March 31st, 2005


(no subject)


I realize that it's fashionable in some quarters to claim liberals hate the western world and dismiss much of our past as mere dead-white-males. I know that there are probably plenty of people out there who think that because I detest many elements of our current government that I'm down on all of Western Civilization, or at least America, and assume that I have some kind of historical self-loathing goin' on.

And yes, I'd be lying if I said that there aren't large swaths of Americana I find desperately tacky, like NASCAR and the Religious Right. On the other hand, I assume that if I lived in another country, I would also find plenty to be vulgar and in generally poor taste as well. I just happen to live here. So we'll call that one a wash.

But you know, I really like Thomas Jefferson. He was a helluva guy. I was reading about gardening t'other day, and they included a large section on Jefferson's contributions to gardening, the gardens at Monticello, and whatnot. He reconstructed the first mammoth. He was one of the last great generalists, like da Vinci, before science became so gloriously complex that it is no longer really possible for a single human brain to keep on top of it.

And you gotta love a man who said things like:

Question with boldness even the existence of a god; because if there be one he must approve of the homage of reason more than that of blindfolded fear.

History, I believe, furnishes no example of a priest-ridden people maintaining a free civil government. This marks the lowest grade of ignorance of which their civil as well as religious leaders will always avail themselves for their own purposes.

Man once surrendering his reason, has no remaining guard against absurdities the most monstrous, and like a ship without rudder, is the sport of every wind.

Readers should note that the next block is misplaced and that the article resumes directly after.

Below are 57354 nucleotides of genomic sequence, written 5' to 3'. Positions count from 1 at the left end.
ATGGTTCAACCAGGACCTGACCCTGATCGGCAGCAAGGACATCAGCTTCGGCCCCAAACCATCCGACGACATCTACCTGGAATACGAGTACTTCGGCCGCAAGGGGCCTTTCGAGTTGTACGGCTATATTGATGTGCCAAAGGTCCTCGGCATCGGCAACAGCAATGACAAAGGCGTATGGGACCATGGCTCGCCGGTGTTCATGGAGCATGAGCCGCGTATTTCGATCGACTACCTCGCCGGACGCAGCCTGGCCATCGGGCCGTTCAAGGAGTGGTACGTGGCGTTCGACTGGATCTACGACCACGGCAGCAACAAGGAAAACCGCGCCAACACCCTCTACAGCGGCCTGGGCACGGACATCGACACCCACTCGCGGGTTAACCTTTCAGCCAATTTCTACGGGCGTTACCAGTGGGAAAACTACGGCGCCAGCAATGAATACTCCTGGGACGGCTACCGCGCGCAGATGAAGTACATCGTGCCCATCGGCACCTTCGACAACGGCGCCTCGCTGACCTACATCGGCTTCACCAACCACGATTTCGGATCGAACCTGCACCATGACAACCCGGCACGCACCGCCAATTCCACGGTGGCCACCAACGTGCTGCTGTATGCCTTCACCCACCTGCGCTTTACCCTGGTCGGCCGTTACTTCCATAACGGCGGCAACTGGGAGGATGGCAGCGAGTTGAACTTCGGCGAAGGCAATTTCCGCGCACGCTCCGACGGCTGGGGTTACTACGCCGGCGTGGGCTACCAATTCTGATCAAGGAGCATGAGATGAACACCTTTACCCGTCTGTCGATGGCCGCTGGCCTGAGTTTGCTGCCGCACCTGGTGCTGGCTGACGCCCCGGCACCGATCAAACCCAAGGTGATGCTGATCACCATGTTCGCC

You gotta admire that.

(no subject)

There is a bird outside doing an absolutely spot-on imitation of a rotating sprinkler, a series of ticking chirps and then a long run of clicks as the sprinkler ratchets back into position. I don't know enough about birdcalls to know if that's a normal bird call for some species that just happens to be uncannily like a sprinkler, or if it's something like a mockingbird, who are notorious for expanding their repertoire. Regardless, it's hysterical. Even the timing is pure sprinkler, but there's a chirping quality that's bird all the way. I'm sitting in the studio grinning until my cheeks hurt.

One wonders what the point of adding sounds to mimics is. In a lot of birds, birdsong is learned--raise a bird in isolation and it sings gibberish--but they learn some fairly specific songs, albeit with regional variations. But the birds who just add noises--evidentally whole swathes of starling populations have picked up cellphone ring tones in Europe--why? They wouldn't have any particular meaning, the way that an alarm call does in a wren, they'd just be a familiar noise. I assume it's probably some kind of "I have a huge song! You know you want some!" thing, without any particular encoded meaning. I know ornithologists have wrestled with this for ages. I just find it neat.